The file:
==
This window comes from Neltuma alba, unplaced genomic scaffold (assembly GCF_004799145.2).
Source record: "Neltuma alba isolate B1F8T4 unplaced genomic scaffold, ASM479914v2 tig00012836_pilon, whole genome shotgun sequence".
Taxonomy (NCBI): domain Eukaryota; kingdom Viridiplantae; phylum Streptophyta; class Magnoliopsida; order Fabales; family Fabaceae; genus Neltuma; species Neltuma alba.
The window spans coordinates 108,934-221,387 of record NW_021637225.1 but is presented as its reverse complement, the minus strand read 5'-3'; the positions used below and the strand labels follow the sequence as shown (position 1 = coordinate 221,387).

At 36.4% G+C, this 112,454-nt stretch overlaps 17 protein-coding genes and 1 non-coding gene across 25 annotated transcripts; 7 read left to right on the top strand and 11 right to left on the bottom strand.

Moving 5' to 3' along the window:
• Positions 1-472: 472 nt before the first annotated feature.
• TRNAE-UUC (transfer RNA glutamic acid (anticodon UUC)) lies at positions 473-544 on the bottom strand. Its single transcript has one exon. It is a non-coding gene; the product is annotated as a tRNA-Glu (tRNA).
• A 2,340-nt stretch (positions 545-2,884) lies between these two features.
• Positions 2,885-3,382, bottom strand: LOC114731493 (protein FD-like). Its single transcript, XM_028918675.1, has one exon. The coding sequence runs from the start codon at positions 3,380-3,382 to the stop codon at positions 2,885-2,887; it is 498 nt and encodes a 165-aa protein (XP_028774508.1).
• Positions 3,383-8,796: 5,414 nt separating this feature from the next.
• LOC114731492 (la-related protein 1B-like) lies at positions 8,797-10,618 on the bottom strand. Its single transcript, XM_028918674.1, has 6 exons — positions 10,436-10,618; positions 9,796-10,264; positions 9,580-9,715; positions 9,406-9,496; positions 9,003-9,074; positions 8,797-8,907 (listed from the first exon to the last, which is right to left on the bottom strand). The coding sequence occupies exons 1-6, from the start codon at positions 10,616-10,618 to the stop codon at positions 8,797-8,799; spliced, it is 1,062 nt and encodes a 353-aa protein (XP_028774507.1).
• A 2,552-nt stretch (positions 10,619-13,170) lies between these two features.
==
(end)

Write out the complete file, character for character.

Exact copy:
This window comes from Neltuma alba, unplaced genomic scaffold (assembly GCF_004799145.2).
Source record: "Neltuma alba isolate B1F8T4 unplaced genomic scaffold, ASM479914v2 tig00012836_pilon, whole genome shotgun sequence".
Taxonomy (NCBI): domain Eukaryota; kingdom Viridiplantae; phylum Streptophyta; class Magnoliopsida; order Fabales; family Fabaceae; genus Neltuma; species Neltuma alba.
The window spans coordinates 108,934-221,387 of record NW_021637225.1 but is presented as its reverse complement, the minus strand read 5'-3'; the positions used below and the strand labels follow the sequence as shown (position 1 = coordinate 221,387).

At 36.4% G+C, this 112,454-nt stretch overlaps 17 protein-coding genes and 1 non-coding gene across 25 annotated transcripts; 7 read left to right on the top strand and 11 right to left on the bottom strand.

Moving 5' to 3' along the window:
• Positions 1-472: 472 nt before the first annotated feature.
• TRNAE-UUC (transfer RNA glutamic acid (anticodon UUC)) lies at positions 473-544 on the bottom strand. Its single transcript has one exon. It is a non-coding gene; the product is annotated as a tRNA-Glu (tRNA).
• A 2,340-nt stretch (positions 545-2,884) lies between these two features.
• Positions 2,885-3,382, bottom strand: LOC114731493 (protein FD-like). Its single transcript, XM_028918675.1, has one exon. The coding sequence runs from the start codon at positions 3,380-3,382 to the stop codon at positions 2,885-2,887; it is 498 nt and encodes a 165-aa protein (XP_028774508.1).
• Positions 3,383-8,796: 5,414 nt separating this feature from the next.
• LOC114731492 (la-related protein 1B-like) lies at positions 8,797-10,618 on the bottom strand. Its single transcript, XM_028918674.1, has 6 exons — positions 10,436-10,618; positions 9,796-10,264; positions 9,580-9,715; positions 9,406-9,496; positions 9,003-9,074; positions 8,797-8,907 (listed from the first exon to the last, which is right to left on the bottom strand). The coding sequence occupies exons 1-6, from the start codon at positions 10,616-10,618 to the stop codon at positions 8,797-8,799; spliced, it is 1,062 nt and encodes a 353-aa protein (XP_028774507.1).
• A 2,552-nt stretch (positions 10,619-13,170) lies between these two features.